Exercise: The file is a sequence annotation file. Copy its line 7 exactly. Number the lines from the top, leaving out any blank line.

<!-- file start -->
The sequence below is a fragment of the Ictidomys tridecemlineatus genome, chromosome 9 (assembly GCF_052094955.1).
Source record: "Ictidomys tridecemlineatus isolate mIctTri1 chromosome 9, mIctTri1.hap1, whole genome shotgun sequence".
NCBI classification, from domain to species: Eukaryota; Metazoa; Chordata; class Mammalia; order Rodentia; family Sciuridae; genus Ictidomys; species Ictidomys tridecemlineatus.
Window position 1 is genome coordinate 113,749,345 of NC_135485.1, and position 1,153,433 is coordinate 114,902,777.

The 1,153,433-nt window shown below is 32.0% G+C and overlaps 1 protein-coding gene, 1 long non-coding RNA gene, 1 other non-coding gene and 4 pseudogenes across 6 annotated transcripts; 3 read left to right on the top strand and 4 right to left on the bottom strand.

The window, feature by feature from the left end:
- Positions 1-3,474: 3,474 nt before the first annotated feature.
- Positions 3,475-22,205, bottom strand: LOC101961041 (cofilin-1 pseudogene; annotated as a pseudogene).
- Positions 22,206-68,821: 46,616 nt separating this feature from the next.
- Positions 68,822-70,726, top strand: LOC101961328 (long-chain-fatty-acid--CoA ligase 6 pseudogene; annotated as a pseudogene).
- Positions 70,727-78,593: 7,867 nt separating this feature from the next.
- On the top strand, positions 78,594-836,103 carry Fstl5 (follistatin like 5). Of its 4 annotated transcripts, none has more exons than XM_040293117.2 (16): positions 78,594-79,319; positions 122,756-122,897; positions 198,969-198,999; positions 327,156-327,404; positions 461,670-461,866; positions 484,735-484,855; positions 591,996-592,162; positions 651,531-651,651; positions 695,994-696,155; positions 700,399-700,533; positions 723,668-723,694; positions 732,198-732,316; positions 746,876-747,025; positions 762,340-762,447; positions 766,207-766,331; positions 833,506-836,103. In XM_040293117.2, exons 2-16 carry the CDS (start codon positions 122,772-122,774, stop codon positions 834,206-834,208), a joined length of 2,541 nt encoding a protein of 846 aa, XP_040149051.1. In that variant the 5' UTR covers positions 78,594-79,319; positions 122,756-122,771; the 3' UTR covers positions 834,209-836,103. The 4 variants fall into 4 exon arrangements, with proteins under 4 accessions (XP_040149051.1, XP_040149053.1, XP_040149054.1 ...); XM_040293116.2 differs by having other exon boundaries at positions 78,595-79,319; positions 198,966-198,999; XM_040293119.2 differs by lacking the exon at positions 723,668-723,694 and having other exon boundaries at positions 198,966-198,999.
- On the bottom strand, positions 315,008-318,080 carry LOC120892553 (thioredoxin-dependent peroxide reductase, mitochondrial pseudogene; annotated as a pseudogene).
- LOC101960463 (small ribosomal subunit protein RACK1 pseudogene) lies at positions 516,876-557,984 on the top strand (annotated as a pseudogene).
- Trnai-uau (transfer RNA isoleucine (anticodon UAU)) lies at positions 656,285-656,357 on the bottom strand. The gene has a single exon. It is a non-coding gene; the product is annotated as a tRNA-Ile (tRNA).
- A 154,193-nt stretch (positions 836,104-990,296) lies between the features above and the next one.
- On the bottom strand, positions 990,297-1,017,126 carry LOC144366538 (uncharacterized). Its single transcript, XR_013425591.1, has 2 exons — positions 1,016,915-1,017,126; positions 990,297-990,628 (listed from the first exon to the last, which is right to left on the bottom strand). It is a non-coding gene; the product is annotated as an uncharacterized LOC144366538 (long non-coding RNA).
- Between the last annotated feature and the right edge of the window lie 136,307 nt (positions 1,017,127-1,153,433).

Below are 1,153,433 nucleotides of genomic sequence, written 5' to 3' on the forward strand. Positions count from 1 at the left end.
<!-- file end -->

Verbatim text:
- Positions 1-3,474: 3,474 nt before the first annotated feature.